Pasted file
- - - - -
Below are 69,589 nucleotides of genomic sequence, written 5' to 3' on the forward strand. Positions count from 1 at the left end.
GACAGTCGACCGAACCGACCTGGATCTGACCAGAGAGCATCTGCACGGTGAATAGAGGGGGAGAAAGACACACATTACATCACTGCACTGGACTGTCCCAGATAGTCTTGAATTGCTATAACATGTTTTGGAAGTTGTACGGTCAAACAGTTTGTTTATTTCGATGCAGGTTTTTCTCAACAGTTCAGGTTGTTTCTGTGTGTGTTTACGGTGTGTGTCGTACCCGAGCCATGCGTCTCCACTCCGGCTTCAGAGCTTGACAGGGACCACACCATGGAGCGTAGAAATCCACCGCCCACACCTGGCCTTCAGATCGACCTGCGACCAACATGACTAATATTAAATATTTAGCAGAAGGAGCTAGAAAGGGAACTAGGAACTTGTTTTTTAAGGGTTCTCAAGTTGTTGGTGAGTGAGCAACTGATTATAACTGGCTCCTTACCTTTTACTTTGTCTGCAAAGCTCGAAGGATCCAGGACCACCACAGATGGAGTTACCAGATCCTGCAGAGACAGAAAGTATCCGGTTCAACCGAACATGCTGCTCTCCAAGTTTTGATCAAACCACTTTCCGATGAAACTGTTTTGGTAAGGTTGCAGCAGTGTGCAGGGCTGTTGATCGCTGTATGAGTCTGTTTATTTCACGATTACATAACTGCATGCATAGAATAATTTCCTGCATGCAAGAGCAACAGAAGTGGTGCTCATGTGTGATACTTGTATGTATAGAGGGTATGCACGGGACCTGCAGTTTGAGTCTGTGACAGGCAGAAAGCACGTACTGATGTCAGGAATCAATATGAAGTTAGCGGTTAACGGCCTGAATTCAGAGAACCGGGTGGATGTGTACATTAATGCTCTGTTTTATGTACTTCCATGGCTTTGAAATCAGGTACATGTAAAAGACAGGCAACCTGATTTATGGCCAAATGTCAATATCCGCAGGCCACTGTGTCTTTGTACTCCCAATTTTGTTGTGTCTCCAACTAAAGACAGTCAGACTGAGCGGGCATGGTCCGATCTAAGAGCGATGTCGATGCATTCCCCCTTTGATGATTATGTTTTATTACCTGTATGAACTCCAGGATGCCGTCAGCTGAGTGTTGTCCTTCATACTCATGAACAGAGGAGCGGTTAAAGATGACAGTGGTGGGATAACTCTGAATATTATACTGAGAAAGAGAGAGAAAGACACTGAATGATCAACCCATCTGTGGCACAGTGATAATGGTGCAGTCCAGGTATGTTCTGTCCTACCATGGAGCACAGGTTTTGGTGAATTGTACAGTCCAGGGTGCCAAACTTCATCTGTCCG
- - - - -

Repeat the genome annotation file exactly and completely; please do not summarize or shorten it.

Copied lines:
Below are 69,589 nucleotides of genomic sequence, written 5' to 3' on the forward strand. Positions count from 1 at the left end.
GACAGTCGACCGAACCGACCTGGATCTGACCAGAGAGCATCTGCACGGTGAATAGAGGGGGAGAAAGACACACATTACATCACTGCACTGGACTGTCCCAGATAGTCTTGAATTGCTATAACATGTTTTGGAAGTTGTACGGTCAAACAGTTTGTTTATTTCGATGCAGGTTTTTCTCAACAGTTCAGGTTGTTTCTGTGTGTGTTTACGGTGTGTGTCGTACCCGAGCCATGCGTCTCCACTCCGGCTTCAGAGCTTGACAGGGACCACACCATGGAGCGTAGAAATCCACCGCCCACACCTGGCCTTCAGATCGACCTGCGACCAACATGACTAATATTAAATATTTAGCAGAAGGAGCTAGAAAGGGAACTAGGAACTTGTTTTTTAAGGGTTCTCAAGTTGTTGGTGAGTGAGCAACTGATTATAACTGGCTCCTTACCTTTTACTTTGTCTGCAAAGCTCGAAGGATCCAGGACCACCACAGATGGAGTTACCAGATCCTGCAGAGACAGAAAGTATCCGGTTCAACCGAACATGCTGCTCTCCAAGTTTTGATCAAACCACTTTCCGATGAAACTGTTTTGGTAAGGTTGCAGCAGTGTGCAGGGCTGTTGATCGCTGTATGAGTCTGTTTATTTCACGATTACATAACTGCATGCATAGAATAATTTCCTGCATGCAAGAGCAACAGAAGTGGTGCTCATGTGTGATACTTGTATGTATAGAGGGTATGCACGGGACCTGCAGTTTGAGTCTGTGACAGGCAGAAAGCACGTACTGATGTCAGGAATCAATATGAAGTTAGCGGTTAACGGCCTGAATTCAGAGAACCGGGTGGATGTGTACATTAATGCTCTGTTTTATGTACTTCCATGGCTTTGAAATCAGGTACATGTAAAAGACAGGCAACCTGATTTATGGCCAAATGTCAATATCCGCAGGCCACTGTGTCTTTGTACTCCCAATTTTGTTGTGTCTCCAACTAAAGACAGTCAGACTGAGCGGGCATGGTCCGATCTAAGAGCGATGTCGATGCATTCCCCCTTTGATGATTATGTTTTATTACCTGTATGAACTCCAGGATGCCGTCAGCTGAGTGTTGTCCTTCATACTCATGAACAGAGGAGCGGTTAAAGATGACAGTGGTGGGATAACTCTGAATATTATACTGAGAAAGAGAGAGAAAGACACTGAATGATCAACCCATCTGTGGCACAGTGATAATGGTGCAGTCCAGGTATGTTCTGTCCTACCATGGAGCACAGGTTTTGGTGAATTGTACAGTCCAGGGTGCCAAACTTCATCTGTCCG